Part 1 -The Floor
Highlighted Ride: Barrel Roll
Alternative “Floor” Rides: Prospector/Church Rocks, Bearclaw Poppy/Stucki Springs
This is a fast, fun ride, with just enough ledges and rocks to make the intermediate rider at least think about dabbing, but nothing white-knuckle. The ride is a nice-flowing loop, with great views of the eroded badlands winding down into Cove Wash below, and the Beaver Dam mountains behind to the Southwest (pic below right.) I’ve stolen the map from utahmountainbiking.com, and refer you to them for excellent trail descriptions, mileage and GPS coordinates (though if you really need a GPS to do this ride, you probably shouldn’t be mountain biking in the desert…)
When you ride one of the excellent singletracks around St. George, if you don’t notice any other plant, you should at least notice this- Creosote. This amazing shrub, which over its 18,000 year history in North America has come to dominate the Southwest like no other plant, is immediately obvious. Its foliage is an olive green distinct from that of any other shrub in the area, and its form is distinctively “spindly.” It’s also usually the biggest shrub around on any of the “Floor” rides. I did a big post about Creosote back in May during Monocot Week (Man, was that a great week or what??), which I encourage you to check out before riding Barrel Roll- it is an incredibly interesting plant.
Probably the most common associate of Creosote on the Floor- and across much of the Mojave- is Blackbrush, which we looked at back in April. And Blackbrush is interesting because it’s the one shrub that we’ll see plenty of on all 3 rides; it ranges seamlessly across 4 of the 5 terraces, always the same, monotypic species, the one constant companion to the Southwest Utah mountain biker. Interestingly, the Blackbrush, which I described back in April as being “partially deciduous”, appears to be pretty much “all deciduous” this winter down around St. George; wherever I rode over the long weekend, the Blackbrush was bare (pic right), or close to it.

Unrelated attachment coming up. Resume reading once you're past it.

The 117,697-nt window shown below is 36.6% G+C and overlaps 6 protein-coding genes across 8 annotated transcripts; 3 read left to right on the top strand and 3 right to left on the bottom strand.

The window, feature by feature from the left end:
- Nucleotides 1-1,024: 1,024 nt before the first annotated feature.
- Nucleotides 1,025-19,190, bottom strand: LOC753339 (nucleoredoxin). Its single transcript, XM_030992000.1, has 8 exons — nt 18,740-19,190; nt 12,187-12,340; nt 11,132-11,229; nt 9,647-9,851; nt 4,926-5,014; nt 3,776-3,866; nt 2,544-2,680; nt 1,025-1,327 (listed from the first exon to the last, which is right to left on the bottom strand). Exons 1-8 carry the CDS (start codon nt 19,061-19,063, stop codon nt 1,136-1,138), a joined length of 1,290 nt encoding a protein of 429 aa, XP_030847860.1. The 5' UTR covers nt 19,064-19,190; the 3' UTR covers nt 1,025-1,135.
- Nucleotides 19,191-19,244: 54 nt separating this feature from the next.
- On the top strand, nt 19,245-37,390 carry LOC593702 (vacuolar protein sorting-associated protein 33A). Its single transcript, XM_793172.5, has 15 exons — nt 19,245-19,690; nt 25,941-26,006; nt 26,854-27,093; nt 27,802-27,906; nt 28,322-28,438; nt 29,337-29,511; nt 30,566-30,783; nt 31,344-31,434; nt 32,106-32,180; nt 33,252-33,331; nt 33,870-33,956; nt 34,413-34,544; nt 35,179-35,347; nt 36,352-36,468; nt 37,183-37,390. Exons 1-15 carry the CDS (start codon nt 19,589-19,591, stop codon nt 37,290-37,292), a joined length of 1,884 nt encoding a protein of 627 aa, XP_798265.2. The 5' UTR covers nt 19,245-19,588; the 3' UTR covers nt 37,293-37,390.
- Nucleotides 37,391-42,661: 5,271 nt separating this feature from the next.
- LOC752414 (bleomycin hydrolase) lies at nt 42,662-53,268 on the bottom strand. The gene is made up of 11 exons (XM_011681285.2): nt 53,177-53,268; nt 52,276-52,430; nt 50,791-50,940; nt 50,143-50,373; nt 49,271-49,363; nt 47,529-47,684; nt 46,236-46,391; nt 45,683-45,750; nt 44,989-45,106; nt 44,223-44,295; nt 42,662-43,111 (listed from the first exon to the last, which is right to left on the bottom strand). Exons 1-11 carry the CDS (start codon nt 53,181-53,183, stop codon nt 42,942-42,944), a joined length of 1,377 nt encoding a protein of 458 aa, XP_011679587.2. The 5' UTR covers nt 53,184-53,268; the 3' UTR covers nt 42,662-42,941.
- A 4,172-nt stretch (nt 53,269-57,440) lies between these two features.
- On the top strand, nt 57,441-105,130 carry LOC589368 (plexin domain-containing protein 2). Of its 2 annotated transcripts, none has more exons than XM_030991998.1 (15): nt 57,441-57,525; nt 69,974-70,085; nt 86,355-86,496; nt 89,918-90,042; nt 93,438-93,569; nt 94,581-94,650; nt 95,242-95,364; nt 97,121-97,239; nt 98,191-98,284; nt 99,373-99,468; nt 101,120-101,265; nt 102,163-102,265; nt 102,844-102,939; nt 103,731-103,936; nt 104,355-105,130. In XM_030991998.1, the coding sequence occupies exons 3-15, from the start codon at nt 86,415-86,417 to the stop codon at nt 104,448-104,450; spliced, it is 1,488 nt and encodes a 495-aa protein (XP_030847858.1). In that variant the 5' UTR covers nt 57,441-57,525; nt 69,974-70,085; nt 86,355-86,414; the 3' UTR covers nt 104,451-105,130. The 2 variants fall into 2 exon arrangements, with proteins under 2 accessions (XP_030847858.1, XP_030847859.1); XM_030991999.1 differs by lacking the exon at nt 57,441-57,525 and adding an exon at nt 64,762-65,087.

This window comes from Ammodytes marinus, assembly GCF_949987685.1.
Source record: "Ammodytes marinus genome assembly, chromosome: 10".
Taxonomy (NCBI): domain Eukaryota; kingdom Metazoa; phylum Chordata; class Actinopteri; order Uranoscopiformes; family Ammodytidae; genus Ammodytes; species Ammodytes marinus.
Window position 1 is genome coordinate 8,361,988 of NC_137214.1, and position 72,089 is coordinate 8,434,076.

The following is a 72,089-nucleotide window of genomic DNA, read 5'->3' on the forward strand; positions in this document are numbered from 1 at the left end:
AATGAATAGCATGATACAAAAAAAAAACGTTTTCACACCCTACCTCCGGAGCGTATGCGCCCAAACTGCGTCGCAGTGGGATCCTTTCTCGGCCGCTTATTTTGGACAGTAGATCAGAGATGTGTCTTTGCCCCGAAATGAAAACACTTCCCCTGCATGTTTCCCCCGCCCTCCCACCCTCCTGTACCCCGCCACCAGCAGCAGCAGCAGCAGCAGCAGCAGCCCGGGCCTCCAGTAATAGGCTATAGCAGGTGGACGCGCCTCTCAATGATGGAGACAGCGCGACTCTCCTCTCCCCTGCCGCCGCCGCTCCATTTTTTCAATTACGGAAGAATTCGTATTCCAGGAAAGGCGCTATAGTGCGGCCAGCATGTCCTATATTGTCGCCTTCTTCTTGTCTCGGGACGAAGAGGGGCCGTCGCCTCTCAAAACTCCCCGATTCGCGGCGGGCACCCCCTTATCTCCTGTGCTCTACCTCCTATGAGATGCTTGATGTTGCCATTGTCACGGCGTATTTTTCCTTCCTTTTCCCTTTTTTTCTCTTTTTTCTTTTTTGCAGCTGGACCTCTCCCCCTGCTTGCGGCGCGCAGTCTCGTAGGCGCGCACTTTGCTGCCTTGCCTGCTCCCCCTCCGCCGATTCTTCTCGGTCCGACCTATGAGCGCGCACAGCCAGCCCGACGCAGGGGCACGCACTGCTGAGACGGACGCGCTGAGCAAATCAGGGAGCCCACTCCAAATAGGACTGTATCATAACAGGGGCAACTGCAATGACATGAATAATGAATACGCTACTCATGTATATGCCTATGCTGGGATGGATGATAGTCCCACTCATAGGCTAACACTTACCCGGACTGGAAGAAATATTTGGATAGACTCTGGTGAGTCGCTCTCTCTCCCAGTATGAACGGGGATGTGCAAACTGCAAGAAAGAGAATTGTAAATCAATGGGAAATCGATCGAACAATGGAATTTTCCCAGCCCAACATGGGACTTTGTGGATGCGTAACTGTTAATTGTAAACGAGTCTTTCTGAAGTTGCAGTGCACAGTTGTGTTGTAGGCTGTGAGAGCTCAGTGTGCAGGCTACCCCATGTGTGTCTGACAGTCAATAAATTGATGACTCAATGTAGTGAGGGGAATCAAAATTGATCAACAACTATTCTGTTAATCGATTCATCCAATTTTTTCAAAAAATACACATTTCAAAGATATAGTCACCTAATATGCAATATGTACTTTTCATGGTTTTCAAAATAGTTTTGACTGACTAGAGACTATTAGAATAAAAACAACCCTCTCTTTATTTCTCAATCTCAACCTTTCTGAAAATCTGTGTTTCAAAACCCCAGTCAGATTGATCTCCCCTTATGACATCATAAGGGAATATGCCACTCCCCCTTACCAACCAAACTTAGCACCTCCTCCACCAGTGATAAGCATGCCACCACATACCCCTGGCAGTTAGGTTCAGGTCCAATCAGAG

Botanical Spotlight: Mormon Tea. We looked at Mormon Tea (genus = Ephedra) back in May near the Dirty Devil, and I talked about how it’s so interesting in that it’s just so way, unbelievably different from everything else around it, with a unique and strange evolutionary history. There are something like 20 different species and subspecies of Ephedra in North America, and they can be tricky to tell apart. But here on Barrel Roll trail (and on neighboring Blackbrush trail) you can see the see the two most common species in these parts side-by-side.
Green Mormon Tea, Ephedra viridis, is the most common in the Southwest. It’s the bright green ephedra, with the stalks sticking straight up, looking almost like little upside-down brooms.
Torrey Mormon Tea , Ephedra torreyana, looks different in 2 ways. First is the color; the Torrey Mormon Tea is a light blue-green, almost pale in comparison to E. viridis. Second is the stem architecture, or “geometry”. Unlike the stems of Green Mormon Tea, those of Torrey Mormon Tea branch out at sharp- almost right- angles, in a form that is vaguely similar to that of Blackbrush.